This book began as a dissertation proposal to examine the ideology of the Republican party during the Civil War: what its leaders believed and how those beliefs manifested themselves in word and deed. Several years, many computer disks, and a couple of file cabinets later, I have found a great deal of agreement between the diverse members of this organization. I also found much disagreement, but less over the ends to be pursued than over the means of pursuing them. No one who has studied the politics of the Civil War era would be likely to deny that Republicans sometimes fought one another with what strikes us today as a surprising amount of vitriol. After all, not only did they belong to the same political party, but they were waging a war for the nation's survival; they might have been expected to sublimate petty political hatreds for the sake of a higher cause. However, they spilled most of this venom over how to fight and win the war, or elections, or appointments—not over whether even to try to win them, or what winning them might mean.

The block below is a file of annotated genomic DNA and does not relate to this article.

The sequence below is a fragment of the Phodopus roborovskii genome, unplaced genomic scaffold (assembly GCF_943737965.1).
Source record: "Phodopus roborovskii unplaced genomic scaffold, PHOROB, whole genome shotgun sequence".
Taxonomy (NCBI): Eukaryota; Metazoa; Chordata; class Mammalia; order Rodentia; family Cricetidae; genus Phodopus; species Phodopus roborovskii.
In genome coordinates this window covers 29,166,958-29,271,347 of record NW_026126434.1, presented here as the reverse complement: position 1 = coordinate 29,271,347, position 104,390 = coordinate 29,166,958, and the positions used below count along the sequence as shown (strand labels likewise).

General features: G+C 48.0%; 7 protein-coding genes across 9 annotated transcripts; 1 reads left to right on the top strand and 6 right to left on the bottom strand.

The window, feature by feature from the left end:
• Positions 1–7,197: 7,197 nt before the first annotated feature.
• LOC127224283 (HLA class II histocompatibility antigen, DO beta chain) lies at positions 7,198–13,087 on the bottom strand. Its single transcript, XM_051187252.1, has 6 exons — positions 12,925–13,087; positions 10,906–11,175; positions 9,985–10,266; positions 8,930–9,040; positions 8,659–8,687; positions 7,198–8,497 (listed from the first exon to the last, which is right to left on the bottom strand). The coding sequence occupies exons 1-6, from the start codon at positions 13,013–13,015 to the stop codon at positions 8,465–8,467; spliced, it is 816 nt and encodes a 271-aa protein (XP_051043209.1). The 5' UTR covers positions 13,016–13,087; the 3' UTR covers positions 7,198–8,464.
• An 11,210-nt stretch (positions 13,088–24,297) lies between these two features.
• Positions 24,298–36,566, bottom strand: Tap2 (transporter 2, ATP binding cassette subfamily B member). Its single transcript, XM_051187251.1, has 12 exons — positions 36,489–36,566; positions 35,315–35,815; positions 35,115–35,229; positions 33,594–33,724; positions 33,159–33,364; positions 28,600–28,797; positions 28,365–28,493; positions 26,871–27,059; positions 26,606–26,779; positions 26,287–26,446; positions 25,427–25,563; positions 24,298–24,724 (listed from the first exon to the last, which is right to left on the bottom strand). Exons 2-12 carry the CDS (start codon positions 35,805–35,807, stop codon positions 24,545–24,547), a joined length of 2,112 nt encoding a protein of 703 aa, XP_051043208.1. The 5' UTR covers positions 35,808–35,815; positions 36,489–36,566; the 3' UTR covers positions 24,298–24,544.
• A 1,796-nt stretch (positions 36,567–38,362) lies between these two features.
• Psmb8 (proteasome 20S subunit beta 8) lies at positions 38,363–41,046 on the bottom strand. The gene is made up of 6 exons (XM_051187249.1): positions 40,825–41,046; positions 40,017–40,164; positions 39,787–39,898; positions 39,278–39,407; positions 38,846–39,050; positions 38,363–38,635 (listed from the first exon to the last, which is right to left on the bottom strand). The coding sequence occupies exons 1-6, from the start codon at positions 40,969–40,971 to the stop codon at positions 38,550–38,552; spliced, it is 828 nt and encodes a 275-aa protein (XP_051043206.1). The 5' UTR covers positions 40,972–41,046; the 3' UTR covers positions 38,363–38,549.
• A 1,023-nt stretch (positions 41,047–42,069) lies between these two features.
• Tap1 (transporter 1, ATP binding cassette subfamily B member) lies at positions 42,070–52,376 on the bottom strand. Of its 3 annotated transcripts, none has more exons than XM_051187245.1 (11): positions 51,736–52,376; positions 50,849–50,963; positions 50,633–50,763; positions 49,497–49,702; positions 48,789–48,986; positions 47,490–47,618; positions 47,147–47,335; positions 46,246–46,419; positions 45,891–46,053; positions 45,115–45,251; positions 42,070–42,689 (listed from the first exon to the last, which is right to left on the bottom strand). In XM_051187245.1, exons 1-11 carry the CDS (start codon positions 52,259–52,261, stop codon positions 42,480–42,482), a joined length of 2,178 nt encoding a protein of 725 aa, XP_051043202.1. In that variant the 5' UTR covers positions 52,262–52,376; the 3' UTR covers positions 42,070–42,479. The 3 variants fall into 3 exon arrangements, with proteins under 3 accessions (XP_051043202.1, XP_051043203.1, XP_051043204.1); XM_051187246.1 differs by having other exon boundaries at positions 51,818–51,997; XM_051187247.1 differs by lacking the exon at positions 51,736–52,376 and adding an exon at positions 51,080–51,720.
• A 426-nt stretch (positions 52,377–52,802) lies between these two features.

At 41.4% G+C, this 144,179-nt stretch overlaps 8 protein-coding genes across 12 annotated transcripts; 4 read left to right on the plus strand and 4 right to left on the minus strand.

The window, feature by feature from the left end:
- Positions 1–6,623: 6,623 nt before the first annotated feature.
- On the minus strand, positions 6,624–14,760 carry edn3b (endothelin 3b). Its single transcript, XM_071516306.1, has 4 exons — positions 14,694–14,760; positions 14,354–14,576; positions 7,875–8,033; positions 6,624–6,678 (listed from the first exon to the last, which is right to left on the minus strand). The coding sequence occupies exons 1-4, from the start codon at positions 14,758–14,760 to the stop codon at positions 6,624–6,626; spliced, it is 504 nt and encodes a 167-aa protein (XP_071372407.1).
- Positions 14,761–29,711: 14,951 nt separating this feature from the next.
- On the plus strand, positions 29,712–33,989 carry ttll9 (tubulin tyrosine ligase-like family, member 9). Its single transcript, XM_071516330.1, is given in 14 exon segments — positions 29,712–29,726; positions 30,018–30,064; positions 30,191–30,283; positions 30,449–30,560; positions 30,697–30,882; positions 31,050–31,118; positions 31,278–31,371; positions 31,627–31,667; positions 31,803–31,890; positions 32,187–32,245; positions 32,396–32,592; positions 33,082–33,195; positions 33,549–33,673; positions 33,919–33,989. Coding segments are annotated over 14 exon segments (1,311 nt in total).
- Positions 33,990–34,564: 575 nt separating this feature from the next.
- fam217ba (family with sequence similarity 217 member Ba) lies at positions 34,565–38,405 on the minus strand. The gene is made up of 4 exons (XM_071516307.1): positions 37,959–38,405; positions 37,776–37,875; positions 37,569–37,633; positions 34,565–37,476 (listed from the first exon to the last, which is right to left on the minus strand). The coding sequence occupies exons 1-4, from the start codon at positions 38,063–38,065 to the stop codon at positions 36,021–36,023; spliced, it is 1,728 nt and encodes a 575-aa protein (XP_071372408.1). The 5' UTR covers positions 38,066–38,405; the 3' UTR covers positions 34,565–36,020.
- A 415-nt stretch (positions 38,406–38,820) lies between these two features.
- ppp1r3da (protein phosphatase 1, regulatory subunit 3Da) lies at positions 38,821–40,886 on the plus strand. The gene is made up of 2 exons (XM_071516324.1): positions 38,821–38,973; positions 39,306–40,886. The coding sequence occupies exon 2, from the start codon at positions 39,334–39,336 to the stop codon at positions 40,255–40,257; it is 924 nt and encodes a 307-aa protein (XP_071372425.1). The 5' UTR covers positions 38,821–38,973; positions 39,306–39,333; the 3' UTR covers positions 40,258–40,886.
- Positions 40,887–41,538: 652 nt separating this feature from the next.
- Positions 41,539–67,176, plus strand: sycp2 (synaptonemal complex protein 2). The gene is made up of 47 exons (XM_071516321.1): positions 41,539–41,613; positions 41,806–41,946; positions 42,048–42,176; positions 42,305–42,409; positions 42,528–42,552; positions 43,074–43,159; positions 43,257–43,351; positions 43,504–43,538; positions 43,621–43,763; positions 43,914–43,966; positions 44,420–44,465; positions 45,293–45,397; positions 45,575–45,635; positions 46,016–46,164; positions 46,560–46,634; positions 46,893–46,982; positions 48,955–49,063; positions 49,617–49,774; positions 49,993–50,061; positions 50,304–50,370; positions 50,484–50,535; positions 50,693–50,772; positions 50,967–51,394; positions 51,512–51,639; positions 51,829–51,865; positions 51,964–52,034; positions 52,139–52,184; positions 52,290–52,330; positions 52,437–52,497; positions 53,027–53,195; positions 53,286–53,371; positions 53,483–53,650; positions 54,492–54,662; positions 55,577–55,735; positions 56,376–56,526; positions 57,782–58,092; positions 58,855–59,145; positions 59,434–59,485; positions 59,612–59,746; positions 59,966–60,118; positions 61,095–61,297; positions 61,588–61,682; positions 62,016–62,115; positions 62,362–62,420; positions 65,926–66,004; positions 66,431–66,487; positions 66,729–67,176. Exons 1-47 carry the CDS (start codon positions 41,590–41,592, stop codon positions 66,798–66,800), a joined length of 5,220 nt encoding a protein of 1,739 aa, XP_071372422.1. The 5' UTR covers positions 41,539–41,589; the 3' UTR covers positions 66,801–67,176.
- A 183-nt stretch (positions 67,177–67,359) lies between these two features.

Consequently, what follows is an attempt to offer insight into the Republican party's mind, from its victory in the election of 1860 until the death of Abraham Lincoln. It is not a history of the Republican party during the Civil War, although much of that history is necessarily discussed here. It is not a history of the Cabinet, Congress, or Lincoln or any other individual, although elements of that creep into the text and certain prominent Republicans receive more attention than others. Nor is it a statistical study of the peaks and valleys of the party, citing an array of quantification and regression analysis to prove its point. I have benefited greatly from such works, and they underpin some of the conclusions that follow, but the appearance of any statistics in the pages that follow is purely accidental.
Lincoln emerges here as the central figure in his party, and I mean that in two ways. As president he was the only Republican answerable